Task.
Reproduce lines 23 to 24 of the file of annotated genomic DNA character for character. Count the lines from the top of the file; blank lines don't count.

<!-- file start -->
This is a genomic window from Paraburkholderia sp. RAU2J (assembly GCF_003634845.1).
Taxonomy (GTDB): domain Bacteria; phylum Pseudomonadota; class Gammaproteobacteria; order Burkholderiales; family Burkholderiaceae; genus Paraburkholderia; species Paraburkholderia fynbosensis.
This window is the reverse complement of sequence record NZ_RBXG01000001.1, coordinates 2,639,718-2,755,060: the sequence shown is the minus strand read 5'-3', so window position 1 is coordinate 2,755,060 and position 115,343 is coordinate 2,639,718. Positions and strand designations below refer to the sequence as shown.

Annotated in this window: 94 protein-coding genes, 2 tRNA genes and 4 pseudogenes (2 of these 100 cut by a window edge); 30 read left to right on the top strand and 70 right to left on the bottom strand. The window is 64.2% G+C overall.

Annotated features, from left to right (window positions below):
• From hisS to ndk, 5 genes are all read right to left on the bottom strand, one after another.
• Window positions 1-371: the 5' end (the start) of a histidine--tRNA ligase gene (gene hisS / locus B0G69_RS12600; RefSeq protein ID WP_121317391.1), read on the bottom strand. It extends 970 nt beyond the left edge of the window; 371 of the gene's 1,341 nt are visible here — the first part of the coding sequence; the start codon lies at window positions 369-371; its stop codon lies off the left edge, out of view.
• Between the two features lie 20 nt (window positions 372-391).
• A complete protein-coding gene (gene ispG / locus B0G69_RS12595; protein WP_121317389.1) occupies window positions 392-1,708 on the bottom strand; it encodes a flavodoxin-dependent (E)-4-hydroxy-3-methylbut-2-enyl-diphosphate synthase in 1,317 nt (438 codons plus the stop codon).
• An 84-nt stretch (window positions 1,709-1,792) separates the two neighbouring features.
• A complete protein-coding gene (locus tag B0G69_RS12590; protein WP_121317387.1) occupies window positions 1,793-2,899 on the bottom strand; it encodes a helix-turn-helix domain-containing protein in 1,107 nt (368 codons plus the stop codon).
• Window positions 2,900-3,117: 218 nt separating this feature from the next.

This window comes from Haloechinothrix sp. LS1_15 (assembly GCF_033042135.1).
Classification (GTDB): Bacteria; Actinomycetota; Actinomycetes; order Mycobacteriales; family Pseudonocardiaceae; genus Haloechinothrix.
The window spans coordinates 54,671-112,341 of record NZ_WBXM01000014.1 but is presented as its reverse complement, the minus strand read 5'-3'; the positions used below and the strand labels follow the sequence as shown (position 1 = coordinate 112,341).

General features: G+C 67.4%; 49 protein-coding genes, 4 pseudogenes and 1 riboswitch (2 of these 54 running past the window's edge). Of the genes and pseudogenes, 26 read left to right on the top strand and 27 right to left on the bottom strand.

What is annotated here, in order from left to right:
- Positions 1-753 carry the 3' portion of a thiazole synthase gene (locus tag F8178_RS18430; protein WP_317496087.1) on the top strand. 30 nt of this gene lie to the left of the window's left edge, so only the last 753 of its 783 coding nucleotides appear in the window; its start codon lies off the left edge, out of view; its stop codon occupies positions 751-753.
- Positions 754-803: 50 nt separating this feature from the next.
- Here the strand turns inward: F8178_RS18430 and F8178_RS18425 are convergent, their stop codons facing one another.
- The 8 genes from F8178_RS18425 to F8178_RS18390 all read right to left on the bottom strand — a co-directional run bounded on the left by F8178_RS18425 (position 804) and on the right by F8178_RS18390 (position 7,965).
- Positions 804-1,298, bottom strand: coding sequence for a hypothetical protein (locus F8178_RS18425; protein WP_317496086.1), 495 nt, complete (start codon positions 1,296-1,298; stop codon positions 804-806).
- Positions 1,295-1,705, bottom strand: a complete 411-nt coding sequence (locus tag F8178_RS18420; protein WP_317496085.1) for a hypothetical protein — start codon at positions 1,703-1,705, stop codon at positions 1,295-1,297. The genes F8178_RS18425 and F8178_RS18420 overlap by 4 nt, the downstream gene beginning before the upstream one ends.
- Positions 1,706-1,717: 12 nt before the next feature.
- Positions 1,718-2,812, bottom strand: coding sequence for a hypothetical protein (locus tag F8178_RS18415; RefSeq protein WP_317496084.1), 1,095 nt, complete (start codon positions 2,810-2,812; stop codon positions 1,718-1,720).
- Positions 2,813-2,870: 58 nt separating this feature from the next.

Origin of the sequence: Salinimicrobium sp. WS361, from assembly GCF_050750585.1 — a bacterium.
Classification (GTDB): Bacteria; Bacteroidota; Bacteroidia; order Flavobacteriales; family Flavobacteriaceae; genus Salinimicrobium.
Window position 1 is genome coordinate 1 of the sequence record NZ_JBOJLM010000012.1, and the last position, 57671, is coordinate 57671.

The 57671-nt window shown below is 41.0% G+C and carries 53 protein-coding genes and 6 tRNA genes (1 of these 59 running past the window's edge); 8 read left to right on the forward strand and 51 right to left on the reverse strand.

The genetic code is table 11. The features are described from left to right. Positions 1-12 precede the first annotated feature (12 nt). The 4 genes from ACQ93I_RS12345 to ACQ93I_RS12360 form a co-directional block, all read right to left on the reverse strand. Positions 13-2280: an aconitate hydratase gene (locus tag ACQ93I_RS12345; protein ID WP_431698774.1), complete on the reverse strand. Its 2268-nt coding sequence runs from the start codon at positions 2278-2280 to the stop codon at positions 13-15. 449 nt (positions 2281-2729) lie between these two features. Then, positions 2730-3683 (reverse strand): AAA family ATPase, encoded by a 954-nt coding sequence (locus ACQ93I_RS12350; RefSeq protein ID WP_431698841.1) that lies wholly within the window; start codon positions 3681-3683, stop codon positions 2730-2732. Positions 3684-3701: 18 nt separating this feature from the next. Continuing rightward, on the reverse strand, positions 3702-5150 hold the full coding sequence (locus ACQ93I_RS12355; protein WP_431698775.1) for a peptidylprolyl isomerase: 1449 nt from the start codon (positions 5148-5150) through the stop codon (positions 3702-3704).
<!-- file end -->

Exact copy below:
- Positions 1,295-1,705, bottom strand: a complete 411-nt coding sequence (locus tag F8178_RS18420; protein WP_317496085.1) for a hypothetical protein — start codon at positions 1,703-1,705, stop codon at positions 1,295-1,297. The genes F8178_RS18425 and F8178_RS18420 overlap by 4 nt, the downstream gene beginning before the upstream one ends.
- Positions 1,706-1,717: 12 nt before the next feature.